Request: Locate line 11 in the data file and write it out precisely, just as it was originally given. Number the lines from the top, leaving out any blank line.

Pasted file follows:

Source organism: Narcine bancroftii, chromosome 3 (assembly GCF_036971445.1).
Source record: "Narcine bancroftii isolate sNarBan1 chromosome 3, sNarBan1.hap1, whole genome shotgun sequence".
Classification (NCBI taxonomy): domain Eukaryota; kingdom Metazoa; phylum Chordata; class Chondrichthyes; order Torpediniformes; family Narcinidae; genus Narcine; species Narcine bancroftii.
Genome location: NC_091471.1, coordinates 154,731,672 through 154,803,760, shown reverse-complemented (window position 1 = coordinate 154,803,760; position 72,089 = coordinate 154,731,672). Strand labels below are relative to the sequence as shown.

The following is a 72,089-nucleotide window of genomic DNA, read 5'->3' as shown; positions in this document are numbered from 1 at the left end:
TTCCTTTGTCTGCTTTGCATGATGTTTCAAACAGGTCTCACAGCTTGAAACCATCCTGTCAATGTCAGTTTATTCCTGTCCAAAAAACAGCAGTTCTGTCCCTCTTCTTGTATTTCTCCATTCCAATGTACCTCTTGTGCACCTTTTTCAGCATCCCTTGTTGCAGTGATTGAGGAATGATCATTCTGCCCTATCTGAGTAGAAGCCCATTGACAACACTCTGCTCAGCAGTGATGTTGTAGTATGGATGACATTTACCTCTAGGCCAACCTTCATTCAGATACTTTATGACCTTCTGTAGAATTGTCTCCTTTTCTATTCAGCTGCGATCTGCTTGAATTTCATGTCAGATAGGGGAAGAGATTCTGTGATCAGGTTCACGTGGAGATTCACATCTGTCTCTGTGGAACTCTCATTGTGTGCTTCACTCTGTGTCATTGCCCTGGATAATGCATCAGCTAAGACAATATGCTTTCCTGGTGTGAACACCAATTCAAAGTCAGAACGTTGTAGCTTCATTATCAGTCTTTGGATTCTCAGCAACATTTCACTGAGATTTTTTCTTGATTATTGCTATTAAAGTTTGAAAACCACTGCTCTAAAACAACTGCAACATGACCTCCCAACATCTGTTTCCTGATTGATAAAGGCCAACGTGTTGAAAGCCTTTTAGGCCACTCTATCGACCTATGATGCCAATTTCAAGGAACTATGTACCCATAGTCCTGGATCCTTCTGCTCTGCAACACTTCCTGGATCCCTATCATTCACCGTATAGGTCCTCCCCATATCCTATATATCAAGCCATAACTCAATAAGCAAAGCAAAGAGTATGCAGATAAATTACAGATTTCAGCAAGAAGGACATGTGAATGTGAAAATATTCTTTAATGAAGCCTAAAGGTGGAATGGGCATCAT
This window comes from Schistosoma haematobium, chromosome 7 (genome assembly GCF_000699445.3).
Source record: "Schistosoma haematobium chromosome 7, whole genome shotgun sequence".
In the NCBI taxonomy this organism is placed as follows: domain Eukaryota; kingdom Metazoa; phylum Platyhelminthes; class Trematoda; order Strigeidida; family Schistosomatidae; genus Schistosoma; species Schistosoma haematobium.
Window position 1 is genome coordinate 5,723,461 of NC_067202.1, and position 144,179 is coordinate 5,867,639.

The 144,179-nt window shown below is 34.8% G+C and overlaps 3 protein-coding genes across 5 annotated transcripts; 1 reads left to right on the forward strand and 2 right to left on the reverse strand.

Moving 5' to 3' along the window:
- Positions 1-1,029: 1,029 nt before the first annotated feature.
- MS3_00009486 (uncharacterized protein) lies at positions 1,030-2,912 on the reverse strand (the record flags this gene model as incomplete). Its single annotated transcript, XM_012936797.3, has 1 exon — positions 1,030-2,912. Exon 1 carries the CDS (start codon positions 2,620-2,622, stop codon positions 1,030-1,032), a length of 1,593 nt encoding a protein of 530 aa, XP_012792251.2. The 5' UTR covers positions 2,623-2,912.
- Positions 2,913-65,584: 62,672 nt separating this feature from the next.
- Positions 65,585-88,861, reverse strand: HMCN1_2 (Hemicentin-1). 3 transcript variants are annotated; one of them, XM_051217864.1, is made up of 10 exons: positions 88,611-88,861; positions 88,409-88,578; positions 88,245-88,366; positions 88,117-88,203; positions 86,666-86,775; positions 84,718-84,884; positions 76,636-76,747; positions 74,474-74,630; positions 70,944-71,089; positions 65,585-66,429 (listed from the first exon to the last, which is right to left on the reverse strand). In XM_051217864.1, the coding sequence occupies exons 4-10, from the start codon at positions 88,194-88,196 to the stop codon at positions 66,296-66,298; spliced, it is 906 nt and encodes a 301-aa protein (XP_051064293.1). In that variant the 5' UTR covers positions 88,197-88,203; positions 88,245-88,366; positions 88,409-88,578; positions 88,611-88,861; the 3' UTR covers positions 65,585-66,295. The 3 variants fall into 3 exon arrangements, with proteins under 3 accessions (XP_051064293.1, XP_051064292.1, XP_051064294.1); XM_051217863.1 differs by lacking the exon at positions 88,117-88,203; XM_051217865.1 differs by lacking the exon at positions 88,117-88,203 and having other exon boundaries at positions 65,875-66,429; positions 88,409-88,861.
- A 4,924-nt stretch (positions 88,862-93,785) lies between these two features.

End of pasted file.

The 144,179-nt window shown below is 34.8% G+C and overlaps 3 protein-coding genes across 5 annotated transcripts; 1 reads left to right on the forward strand and 2 right to left on the reverse strand.